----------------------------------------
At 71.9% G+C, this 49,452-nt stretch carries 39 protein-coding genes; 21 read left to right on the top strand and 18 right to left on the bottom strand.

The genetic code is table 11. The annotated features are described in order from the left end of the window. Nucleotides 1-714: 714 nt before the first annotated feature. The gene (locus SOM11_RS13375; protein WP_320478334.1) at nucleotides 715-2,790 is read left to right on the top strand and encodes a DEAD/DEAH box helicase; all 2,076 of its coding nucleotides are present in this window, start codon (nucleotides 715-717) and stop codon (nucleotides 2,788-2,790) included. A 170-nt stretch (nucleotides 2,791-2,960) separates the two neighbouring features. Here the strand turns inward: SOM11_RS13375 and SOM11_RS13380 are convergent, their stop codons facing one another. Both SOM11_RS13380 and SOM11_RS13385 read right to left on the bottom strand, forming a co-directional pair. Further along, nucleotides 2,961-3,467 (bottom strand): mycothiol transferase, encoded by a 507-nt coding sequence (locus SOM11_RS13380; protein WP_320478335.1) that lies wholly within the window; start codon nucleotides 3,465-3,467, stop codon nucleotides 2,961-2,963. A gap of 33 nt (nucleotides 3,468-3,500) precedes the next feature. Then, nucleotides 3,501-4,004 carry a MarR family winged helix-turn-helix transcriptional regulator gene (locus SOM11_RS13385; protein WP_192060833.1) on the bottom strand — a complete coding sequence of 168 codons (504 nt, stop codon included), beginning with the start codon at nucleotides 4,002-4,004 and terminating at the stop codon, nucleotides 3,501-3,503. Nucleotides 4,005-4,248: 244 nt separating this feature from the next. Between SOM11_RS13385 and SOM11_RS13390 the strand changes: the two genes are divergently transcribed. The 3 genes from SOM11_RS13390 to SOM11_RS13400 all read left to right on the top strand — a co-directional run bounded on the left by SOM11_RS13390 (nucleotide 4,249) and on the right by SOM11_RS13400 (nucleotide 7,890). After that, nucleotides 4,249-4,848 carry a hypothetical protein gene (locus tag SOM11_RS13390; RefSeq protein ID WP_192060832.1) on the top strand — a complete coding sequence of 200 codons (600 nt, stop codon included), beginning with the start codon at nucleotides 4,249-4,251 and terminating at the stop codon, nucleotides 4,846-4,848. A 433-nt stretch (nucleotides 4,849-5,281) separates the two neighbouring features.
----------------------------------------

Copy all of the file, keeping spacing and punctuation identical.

At 71.9% G+C, this 49,452-nt stretch carries 39 protein-coding genes; 21 read left to right on the top strand and 18 right to left on the bottom strand.

The genetic code is table 11. The annotated features are described in order from the left end of the window. Nucleotides 1-714: 714 nt before the first annotated feature. The gene (locus SOM11_RS13375; protein WP_320478334.1) at nucleotides 715-2,790 is read left to right on the top strand and encodes a DEAD/DEAH box helicase; all 2,076 of its coding nucleotides are present in this window, start codon (nucleotides 715-717) and stop codon (nucleotides 2,788-2,790) included. A 170-nt stretch (nucleotides 2,791-2,960) separates the two neighbouring features. Here the strand turns inward: SOM11_RS13375 and SOM11_RS13380 are convergent, their stop codons facing one another. Both SOM11_RS13380 and SOM11_RS13385 read right to left on the bottom strand, forming a co-directional pair. Further along, nucleotides 2,961-3,467 (bottom strand): mycothiol transferase, encoded by a 507-nt coding sequence (locus SOM11_RS13380; protein WP_320478335.1) that lies wholly within the window; start codon nucleotides 3,465-3,467, stop codon nucleotides 2,961-2,963. A gap of 33 nt (nucleotides 3,468-3,500) precedes the next feature. Then, nucleotides 3,501-4,004 carry a MarR family winged helix-turn-helix transcriptional regulator gene (locus SOM11_RS13385; protein WP_192060833.1) on the bottom strand — a complete coding sequence of 168 codons (504 nt, stop codon included), beginning with the start codon at nucleotides 4,002-4,004 and terminating at the stop codon, nucleotides 3,501-3,503. Nucleotides 4,005-4,248: 244 nt separating this feature from the next. Between SOM11_RS13385 and SOM11_RS13390 the strand changes: the two genes are divergently transcribed. The 3 genes from SOM11_RS13390 to SOM11_RS13400 all read left to right on the top strand — a co-directional run bounded on the left by SOM11_RS13390 (nucleotide 4,249) and on the right by SOM11_RS13400 (nucleotide 7,890). After that, nucleotides 4,249-4,848 carry a hypothetical protein gene (locus tag SOM11_RS13390; RefSeq protein ID WP_192060832.1) on the top strand — a complete coding sequence of 200 codons (600 nt, stop codon included), beginning with the start codon at nucleotides 4,249-4,251 and terminating at the stop codon, nucleotides 4,846-4,848. A 433-nt stretch (nucleotides 4,849-5,281) separates the two neighbouring features.